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KwaZulu-Natal Province

KwaZulu-Natal Province
Area 92,100 kmē (7.5% of country's total)
 Total (2001)
 - Density
9,426,019 (21.6% of total)
GDP xx% of the country's total
Languages isiZulu (80.59%), English (13.6%), isiXhosa (2.3%), Afrikaans (1.5%)
Races Black African 85.3%, Coloured 1.5%, Indian/Asian 8.5%, White 4.7%
Capital Pietermaritzburg
Other main centres Durban, Empangeni, Kokstad, Ladysmith, Newcastle, Port Shepstone, Richards Bay, KwaDukuza, Tongaat, Vryheid

KwaZulu-Natal (often referred to as "KZN") is a province of South Africa. It was previously known as Natal. South Africa's most populous province is called the garden province and is the home of the Zulu nation. It extends from the borders with Swaziland and Mozambique to the Eastern Cape in the south. Inland it is bound by the Kingdom of Lesotho, and the Free State and Mpumalanga provinces.



The province has three different geographic areas: the lowland region along the Indian Ocean coast, plains in the central section, and two mountainous areas, the Drakensberg Mountains in the west and the Lebombo Mountains in the north. The Tugela River flows west to east across the center of the province.

The coastline is dotted with small towns, many of which serve as seasonal recreational hubs. North of Durban is locally referred to as "The North Coast", while south is "The South Coast". The Kwazulu-Natal Tourist board includes towns like Margate, Port Shepstone, Scottburgh and Port Edward in its definition of what constitutes the South Coast, while Ballito, Umhlanga and Salt Rock are quintessentially North Coast resort towns. Superb beaches of world-class quality are to be found along virtually every part of South Africa's eastern seaboard, with some of the least developed gems found in the far southern and far northern ends of the province's extents. The beach at Marina Beach (and its adjoining resort San Lameer) was recognized in 2002 as a Blue Flag Beach .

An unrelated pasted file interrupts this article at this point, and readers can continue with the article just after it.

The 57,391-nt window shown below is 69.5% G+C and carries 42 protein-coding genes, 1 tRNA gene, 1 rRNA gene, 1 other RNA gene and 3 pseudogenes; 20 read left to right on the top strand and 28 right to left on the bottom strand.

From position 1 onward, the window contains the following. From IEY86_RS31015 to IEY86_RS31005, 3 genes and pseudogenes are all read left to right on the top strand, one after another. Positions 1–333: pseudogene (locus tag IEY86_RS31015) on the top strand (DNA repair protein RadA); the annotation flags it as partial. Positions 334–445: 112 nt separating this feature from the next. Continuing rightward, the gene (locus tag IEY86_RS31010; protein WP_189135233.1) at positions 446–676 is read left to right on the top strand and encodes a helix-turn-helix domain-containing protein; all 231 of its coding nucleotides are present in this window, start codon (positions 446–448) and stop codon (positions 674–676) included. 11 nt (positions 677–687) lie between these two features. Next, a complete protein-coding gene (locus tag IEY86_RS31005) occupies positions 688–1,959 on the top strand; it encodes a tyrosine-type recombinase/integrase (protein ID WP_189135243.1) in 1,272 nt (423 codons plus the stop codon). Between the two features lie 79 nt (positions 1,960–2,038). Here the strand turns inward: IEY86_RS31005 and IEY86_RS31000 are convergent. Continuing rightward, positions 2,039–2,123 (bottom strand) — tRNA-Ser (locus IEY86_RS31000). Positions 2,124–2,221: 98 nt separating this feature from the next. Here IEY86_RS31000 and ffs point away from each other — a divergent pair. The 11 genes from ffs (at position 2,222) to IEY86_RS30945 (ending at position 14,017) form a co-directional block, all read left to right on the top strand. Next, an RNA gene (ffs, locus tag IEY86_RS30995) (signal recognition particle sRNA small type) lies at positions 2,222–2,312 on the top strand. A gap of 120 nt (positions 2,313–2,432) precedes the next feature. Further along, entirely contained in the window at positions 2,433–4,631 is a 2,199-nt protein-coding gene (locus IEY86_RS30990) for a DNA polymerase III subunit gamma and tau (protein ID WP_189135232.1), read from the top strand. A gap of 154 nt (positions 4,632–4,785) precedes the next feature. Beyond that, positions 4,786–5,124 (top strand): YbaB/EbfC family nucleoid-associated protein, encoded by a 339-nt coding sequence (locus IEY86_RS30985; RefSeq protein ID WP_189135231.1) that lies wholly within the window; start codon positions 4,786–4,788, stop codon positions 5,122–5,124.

Average temperatures in the province range from 17° to 28° C from October to April and from 11° to 25° C in the colder months. Annual rainfall is about 690 mm, falling throughout the year.

See also: Parks of KwaZulu-Natal and List of cities and towns in KwaZulu-Natal

Hills lovely beyond any singing of it

From Alan Paton's "Cry the beloved country" set in Kwazulu-Natal

There is a lovely road that runs from Ixopo into the hills. These hills are grass-covered and rolling, and they are lovely beyond any singing of it. The road climbs seven miles into them, to Carisbrooke; and from there, if there is no mist, you look down on one of the fairest valleys of Africa. About you there is grass and bracken and you may hear the forlorn crying of the titihoya, one of the birds of the veld. Below you is the valley of the Umzimkulu, on its journey from the Drakensberg to the sea; and beyond and behind the river, great hill after great hill; and beyond and behind them, the mountains of Ingeli and East Griqualand.


Vasco da Gama was the first European to see the coast of Natal on Christmas Day 1497. Christmas in Portuguese is Natal, which gave rise to the original name for the region.

When the Bantustan of KwaZulu, which means "Place of the Zulu" was re-incorporated into the Natal province after the end of Apartheid in 1994, the province was renamed KwaZulu-Natal. The province is home to the Zulu monarchy, and the majority population and language of the province is Zulu. It is also the only province in South Africa which includes the name of its dominant ethnic group in its name.

Law and government

Provincial Government